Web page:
Road Test

A tC is quick enough on takeoff with either transmission, but the manual version feels a bit livelier. Better yet, the manual transmission is accompanied by light clutch and shifter action. The automatic is generally smooth and responsive. One test example with automatic exhibited an annoying tendency to hold a lower gear during acceleration, compromising low-speed drivability.

Fuel economy is appealing. In Consumer Guide testing, automatic-transmission tCs averaged 25.7 mpg. A 2014 model with a manual transmission averaged 25.5 mpg. All tC models use regular-grade gas.

Ride quality could be better. The tC’s suspension is fairly compliant on the highway, but around town, even small road imperfections can register with harshness.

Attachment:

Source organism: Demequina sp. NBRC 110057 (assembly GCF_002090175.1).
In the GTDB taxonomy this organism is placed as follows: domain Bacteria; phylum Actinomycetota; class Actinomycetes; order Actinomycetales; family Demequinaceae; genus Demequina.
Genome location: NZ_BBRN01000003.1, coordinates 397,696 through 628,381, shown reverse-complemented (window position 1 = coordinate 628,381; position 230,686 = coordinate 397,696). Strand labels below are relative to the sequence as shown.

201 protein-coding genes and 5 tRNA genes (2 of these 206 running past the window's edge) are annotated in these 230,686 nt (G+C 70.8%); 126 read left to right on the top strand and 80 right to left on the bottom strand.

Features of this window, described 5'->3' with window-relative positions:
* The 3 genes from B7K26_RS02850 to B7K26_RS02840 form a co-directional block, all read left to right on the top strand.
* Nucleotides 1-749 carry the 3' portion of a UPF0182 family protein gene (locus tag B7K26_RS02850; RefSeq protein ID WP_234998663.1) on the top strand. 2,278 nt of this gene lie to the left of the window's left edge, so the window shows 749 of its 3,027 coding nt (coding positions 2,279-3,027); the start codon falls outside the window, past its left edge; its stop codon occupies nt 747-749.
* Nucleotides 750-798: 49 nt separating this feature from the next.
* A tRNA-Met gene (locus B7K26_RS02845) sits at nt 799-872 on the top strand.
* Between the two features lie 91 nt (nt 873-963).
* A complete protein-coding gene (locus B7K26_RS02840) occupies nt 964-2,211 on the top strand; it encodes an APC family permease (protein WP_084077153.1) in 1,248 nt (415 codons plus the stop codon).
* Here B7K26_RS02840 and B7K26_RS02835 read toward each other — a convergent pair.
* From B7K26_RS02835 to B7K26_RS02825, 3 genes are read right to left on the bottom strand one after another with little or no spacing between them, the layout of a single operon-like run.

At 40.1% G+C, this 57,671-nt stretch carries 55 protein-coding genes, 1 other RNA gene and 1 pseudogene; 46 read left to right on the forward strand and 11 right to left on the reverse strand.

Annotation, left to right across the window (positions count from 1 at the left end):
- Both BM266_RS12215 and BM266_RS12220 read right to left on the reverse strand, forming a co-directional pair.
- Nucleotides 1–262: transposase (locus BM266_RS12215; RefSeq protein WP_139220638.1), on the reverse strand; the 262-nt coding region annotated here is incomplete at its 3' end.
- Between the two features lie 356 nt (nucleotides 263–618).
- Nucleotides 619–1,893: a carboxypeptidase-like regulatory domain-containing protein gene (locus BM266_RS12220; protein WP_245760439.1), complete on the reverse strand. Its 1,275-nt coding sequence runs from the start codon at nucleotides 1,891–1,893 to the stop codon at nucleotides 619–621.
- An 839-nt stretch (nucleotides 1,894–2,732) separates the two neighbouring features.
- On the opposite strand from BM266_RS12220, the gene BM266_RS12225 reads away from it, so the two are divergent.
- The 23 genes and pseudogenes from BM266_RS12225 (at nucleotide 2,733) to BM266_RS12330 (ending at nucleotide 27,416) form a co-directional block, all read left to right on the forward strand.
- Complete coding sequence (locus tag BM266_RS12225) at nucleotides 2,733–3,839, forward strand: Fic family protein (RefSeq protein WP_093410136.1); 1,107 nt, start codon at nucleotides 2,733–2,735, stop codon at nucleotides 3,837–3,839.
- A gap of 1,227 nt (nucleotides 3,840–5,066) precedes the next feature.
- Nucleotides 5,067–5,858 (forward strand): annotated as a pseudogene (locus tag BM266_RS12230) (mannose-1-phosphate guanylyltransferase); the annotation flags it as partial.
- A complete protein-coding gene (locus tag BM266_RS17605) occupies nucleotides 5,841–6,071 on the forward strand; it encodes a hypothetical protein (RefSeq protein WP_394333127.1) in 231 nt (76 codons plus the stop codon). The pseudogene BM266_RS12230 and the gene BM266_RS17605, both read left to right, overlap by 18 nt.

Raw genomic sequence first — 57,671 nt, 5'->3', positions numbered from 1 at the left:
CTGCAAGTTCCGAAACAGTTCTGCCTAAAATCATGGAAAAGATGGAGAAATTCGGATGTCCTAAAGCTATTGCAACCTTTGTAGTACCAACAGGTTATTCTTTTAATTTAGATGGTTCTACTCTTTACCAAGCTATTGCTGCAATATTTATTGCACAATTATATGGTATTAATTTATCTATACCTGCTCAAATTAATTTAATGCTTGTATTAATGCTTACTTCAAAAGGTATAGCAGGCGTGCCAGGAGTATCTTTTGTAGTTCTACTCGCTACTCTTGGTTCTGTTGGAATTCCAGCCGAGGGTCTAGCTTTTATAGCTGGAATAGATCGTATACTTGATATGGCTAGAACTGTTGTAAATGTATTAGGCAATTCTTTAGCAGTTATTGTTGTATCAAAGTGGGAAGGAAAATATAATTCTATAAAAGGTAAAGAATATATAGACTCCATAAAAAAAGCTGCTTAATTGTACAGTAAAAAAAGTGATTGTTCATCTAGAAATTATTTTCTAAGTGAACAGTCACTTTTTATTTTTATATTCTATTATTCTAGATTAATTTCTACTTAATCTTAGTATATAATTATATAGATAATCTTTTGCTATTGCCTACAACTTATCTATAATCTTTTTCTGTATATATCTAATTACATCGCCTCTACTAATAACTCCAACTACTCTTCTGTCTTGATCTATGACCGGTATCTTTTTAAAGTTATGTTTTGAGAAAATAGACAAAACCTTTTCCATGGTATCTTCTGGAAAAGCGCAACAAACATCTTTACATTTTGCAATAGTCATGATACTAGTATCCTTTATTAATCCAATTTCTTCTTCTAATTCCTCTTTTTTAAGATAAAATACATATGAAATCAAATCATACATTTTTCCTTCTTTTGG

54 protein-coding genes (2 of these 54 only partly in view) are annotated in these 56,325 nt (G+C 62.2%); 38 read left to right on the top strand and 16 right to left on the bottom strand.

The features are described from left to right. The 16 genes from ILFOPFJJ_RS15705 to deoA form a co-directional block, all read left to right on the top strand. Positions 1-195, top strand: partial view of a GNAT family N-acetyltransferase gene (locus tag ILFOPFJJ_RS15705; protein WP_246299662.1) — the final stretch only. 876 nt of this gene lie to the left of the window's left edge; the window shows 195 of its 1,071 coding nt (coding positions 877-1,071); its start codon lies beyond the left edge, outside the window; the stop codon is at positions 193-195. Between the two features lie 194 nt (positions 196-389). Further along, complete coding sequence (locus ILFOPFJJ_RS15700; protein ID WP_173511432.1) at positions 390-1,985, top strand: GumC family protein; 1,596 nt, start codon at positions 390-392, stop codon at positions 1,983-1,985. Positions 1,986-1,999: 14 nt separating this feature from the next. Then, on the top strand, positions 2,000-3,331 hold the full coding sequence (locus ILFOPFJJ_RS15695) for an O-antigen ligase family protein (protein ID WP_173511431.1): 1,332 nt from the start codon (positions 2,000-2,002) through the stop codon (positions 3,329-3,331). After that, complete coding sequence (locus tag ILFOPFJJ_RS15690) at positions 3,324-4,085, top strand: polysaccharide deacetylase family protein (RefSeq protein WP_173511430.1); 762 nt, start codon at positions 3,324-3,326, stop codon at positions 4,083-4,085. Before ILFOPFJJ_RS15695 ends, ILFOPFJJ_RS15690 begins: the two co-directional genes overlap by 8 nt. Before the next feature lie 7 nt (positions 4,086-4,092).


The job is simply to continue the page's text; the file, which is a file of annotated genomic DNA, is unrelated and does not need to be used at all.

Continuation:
While a tC doesn’t feel particularly sporty, its handling is pleasant and confident. In turns, body lean is well checked. Brakes have firm and progressive pedal feel.

Noise control is not a tC strength. The cabin is disappointingly noisy around town, with plenty of engine and exhaust sound clearly audible. On the highway, wind rush and tire roar are prevalent, to the point that it gets tiring. An open sunroof adds to the ruckus.

Controls are mostly simple, handy, and clearly marked. Gauges are well lit and have distinct markings. The tC’s beefy, sporty steering wheel feels good to the touch and adds some sporty character. Scion seems to have built tC’s interior to a price. Appearance is generally okay, but hard plastics are the rule, even for the center console’s armrest. The textured dashtop is easily scuffed, leaving lighter-color patches on the black surface. The cloth seating surfaces and door panel inserts have a visually interesting pattern and feel sturdy, but not particularly rich.